Abzû

EDGE - - GAMES - Devel­oper Gi­ant Squid Stu­dios Pub­lisher 505 Games For­mat PC, PS4 (tested) Re­lease Out now

PC, PS4

The com­par­isons to Jour­ney are un­avoid­able. This is, af­ter all, a game helmed by Flower and Jour­ney art di­rec­tor Matt Nava. In fact, the open­ing third of the game echoes so many beats of Thatgame­com­pany’s modern clas­sic that it’s tempt­ing to con­clude that the tem­plate has sim­ply been trans­planted into a new set­ting: a lonely wan­derer, here a fe­male diver; a lin­ear pil­grim­age whose path fre­quently bal­loons in open ar­eas that con­tain sim­ple puz­zles; and even a cur­rent-driven surge through un­der­wa­ter caves that echoes Jour­ney’s ex­hil­a­rat­ing sand-surf­ing se­quence.

But while both games cel­e­brate free­dom of move­ment, Abzû is in many ways an even more joy­ful ex­pres­sion of un­struc­tured play. Where Jour­ney saw play­ers dance through the sky, scarves bil­low­ing be­hind them, here you never have to touch down as you pro­pel The Diver through schools of fish and sway­ing golden kelp forests, hitch­ing rides on the backs of tur­tles. And while there is dark­ness to over­come along the way,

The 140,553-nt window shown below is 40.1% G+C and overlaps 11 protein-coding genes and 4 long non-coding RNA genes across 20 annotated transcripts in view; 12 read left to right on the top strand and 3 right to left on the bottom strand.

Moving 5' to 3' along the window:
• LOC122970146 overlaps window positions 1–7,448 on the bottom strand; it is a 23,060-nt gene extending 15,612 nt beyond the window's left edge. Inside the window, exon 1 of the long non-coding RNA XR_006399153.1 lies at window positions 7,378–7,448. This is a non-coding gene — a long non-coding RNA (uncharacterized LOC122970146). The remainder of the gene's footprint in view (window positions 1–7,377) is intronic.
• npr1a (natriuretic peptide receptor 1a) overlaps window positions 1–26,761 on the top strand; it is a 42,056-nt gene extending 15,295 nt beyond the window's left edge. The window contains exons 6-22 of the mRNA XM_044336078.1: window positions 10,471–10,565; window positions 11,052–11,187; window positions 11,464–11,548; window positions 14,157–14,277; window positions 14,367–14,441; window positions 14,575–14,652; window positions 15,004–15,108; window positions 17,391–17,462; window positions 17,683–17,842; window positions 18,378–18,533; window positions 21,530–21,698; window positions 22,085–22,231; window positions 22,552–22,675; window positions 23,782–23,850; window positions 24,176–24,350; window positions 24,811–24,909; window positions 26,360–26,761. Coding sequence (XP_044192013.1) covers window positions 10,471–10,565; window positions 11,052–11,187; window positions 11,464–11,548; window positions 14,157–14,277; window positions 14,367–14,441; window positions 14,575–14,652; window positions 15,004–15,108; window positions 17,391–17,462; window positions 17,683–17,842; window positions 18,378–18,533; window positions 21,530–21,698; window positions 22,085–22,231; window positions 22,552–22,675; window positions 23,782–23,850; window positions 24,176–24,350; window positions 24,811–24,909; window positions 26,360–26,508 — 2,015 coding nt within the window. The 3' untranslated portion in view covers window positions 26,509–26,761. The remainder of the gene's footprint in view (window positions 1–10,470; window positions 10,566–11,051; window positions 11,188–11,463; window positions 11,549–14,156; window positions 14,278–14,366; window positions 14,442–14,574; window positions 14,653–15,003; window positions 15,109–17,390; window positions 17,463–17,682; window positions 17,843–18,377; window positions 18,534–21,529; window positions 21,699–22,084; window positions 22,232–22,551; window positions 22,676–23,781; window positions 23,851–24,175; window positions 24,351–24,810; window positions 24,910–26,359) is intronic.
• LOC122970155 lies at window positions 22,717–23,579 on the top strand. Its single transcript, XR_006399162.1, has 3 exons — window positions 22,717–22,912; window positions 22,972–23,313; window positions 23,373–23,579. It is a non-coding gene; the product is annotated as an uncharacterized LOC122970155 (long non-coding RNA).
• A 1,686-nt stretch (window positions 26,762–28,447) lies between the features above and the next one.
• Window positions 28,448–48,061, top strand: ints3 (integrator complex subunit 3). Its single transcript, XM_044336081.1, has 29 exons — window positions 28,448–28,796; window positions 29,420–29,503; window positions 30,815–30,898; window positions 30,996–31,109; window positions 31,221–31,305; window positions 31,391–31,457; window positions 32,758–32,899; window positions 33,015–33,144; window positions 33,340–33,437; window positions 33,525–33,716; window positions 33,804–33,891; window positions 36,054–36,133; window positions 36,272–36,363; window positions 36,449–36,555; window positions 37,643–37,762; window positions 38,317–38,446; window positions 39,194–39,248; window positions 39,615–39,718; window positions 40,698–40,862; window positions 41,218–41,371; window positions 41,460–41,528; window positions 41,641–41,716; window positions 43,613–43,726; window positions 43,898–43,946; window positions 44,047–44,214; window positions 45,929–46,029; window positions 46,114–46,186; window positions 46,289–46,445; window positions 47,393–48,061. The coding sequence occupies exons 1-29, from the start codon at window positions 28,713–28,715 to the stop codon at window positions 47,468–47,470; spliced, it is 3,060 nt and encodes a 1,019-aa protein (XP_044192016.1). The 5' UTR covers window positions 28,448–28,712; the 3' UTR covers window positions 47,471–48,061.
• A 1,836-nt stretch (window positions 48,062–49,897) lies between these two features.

Abzû’s out­look is one of per­pet­ual op­ti­mism. Just as you set­tle into the – en­tirely pleas­ant, it has to be said – idea of an un­der­wa­ter Jour­ney, Abzu veers off in an un­ex­pected di­rec­tion in such a smart man­ner, play­fully teas­ing you for mak­ing the wrong as­sump­tion, that you feel guilty for ever un­der­es­ti­mat­ing it. That’s not to say any­thing that pre­cedes that mo­ment is in any way dis­ap­point­ing, how­ever.

Abzû be­gins sim­ply, in an al­most fea­ture­less ex­panse of wa­ter whose foggy blue is bro­ken by the dim out­line of a cave en­trance in the dis­tance. You can sur­face – though The Diver never needs to come up for air – but there’s lit­tle life above the wa­ter, nor any is­lands, only float­ing kelp, the clouds and some gulls. As you progress, you’ll en­counter an as­ton­ish­ing num­ber of fish, sea mam­mals, tes­tudines and cnidaria. Gi­ant Squid’s en­gine can put around 10,000 crea­tures on the screen, and the re­sult is mes­meris­ing.